Published by Christy Ottaviano Books on May 3, 2016
Genres: Young Adult, Mystery, Thriller
Goodreads: ★★ 1/2
When Olivia’s mother was killed, everyone suspected her father of murder. But his whereabouts remained a mystery. Fast forward fourteen years. New evidence now proves Olivia’s father was actually murdered on the same fateful day her mother died. That means there’s a killer still at large. It’s up to Olivia to uncover who that may be. But can she do that before the killer tracks her down first?
I was so excited to receive a review copy of The Girl I Used to Be by April Henry, as the synopsis sucked me in right away. This book follows teenager Olivia. When she was just three, her mother was murdered in front of her when her family went to cut down a Christmas tree in the woods. Her father was blamed for the murder, but when one of his bones turns up at the crime scene fourteen years later, authorities now believe he was killed that same day. Olivia now returns to her hometown in hopes of discovering who the killer is before the killer finds her first.
While I really loved the idea behind this story, unfortunately the book fell a bit flat for me. My main issue is with the writing style. I’ve never read a book by April Henry before, but the writing in The Girl I Used to Be felt very formulaic. The story is told from Olivia’s first-person-perspective, and each chapter follows a certain format. First, Olivia learns some clues by talking with the people in her hometown, and then she mulls over those clues by asking a bunch of rhetorical questions at the end of the chapter. I found these questions to be very annoying, mainly due to the sheer number of them. If we got a few questions throughout the story, that would build suspense and be fine. Instead we got lists upon lists of questions, and it left me feeling as if each chapter was just repeating itself.
Moreover, I think the short length of this novel really detracted from my rating of the book. The Girl I Used to Be is only 240 pages, and a lot of things go unexplained because of that. For example, the book opens with Olivia living in her own apartment in Portland, Oregon. She then decides to move back to her hometown, and she goes to the local thrift store to buy sheets and kitchen utensils. However, we never find out why Olivia never goes back to her old apartment to get her belongings, or even if she cancelled her old lease. This novel would be a lot stronger if it was longer, as Henry would be able to fully develop the story and its characters.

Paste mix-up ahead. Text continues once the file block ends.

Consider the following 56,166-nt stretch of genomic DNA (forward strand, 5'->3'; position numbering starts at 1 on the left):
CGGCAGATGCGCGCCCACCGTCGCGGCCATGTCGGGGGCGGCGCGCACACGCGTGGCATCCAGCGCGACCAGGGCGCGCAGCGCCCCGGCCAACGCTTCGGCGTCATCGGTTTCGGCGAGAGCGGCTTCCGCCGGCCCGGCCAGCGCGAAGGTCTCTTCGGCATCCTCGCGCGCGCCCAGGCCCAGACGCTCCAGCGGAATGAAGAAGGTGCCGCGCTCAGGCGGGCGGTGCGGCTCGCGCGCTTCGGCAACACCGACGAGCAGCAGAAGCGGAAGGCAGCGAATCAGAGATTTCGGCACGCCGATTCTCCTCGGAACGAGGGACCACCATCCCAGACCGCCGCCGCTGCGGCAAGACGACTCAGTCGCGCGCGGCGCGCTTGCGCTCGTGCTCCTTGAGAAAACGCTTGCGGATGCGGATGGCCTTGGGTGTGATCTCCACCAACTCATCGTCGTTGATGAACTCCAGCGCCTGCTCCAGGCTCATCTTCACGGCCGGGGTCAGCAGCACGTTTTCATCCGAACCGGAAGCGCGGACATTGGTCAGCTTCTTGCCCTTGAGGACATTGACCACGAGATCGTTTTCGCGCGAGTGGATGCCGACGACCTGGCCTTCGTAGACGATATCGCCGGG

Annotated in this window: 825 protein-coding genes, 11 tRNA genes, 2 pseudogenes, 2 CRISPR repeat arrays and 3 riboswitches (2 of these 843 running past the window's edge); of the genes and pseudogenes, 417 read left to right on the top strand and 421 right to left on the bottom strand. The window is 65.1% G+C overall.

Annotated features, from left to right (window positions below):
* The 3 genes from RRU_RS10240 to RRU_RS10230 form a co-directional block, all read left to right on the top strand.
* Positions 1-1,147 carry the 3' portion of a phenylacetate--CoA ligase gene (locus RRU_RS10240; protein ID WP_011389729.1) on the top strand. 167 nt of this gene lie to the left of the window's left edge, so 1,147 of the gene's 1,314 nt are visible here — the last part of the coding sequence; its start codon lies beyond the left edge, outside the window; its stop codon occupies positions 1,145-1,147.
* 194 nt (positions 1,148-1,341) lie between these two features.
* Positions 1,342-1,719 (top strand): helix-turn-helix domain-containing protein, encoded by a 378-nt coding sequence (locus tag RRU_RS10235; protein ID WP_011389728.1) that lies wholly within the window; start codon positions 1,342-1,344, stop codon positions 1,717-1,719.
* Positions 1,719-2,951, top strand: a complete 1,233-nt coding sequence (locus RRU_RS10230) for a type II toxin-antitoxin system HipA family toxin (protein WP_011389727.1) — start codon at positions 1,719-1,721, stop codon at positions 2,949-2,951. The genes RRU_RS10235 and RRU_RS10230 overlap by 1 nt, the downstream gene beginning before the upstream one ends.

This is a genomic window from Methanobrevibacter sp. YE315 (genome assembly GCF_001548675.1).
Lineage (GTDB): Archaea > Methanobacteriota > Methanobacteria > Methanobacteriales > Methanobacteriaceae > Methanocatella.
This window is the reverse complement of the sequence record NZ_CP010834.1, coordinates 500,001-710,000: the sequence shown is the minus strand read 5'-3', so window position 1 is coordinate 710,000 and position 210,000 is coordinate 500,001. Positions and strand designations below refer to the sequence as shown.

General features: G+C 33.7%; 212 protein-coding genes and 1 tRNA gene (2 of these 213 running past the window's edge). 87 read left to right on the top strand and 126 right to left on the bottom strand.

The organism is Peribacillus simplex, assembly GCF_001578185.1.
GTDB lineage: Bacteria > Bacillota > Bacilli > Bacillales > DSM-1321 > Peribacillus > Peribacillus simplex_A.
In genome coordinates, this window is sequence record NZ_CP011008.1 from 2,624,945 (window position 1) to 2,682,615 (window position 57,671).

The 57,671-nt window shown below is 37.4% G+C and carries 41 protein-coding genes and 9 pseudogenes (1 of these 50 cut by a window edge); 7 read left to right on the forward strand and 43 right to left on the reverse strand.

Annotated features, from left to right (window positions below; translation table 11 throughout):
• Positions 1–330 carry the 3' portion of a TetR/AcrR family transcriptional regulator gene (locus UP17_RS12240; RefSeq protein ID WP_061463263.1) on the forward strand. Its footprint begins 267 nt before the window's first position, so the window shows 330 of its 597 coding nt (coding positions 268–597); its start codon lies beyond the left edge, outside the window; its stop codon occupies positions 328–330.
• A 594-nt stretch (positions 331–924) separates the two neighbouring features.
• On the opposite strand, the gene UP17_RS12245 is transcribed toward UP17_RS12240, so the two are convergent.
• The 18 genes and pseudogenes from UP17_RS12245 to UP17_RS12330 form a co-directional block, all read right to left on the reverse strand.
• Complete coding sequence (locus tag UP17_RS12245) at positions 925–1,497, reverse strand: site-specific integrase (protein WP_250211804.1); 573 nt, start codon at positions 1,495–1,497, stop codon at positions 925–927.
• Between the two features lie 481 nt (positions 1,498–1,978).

Another critique I have with this book is the romance aspect. Not only was the romance cringeworthy and full of insta-love, but the book would be exactly the same if there was no romance whatsoever. The only thing that would change is the two kissing scenes, which were quite awkward and didn’t fit within the book’s overall plot. I almost feel like the romance was added just for the sake of including a romance.
That being said, I am quite disappointed with The Girl I Used to Be. I really do love the idea behind the book, and I read it quickly because it is fast-paced and a short read. If you are a new reader of the mystery genre, this might be a good place to start. I found the ending predictable, and unfortunately I feel like this sort of story isn’t very unique. Thus, I only recommend it if you are looking to break into the thriller genre, or if you want a short and quick beach read this summer.
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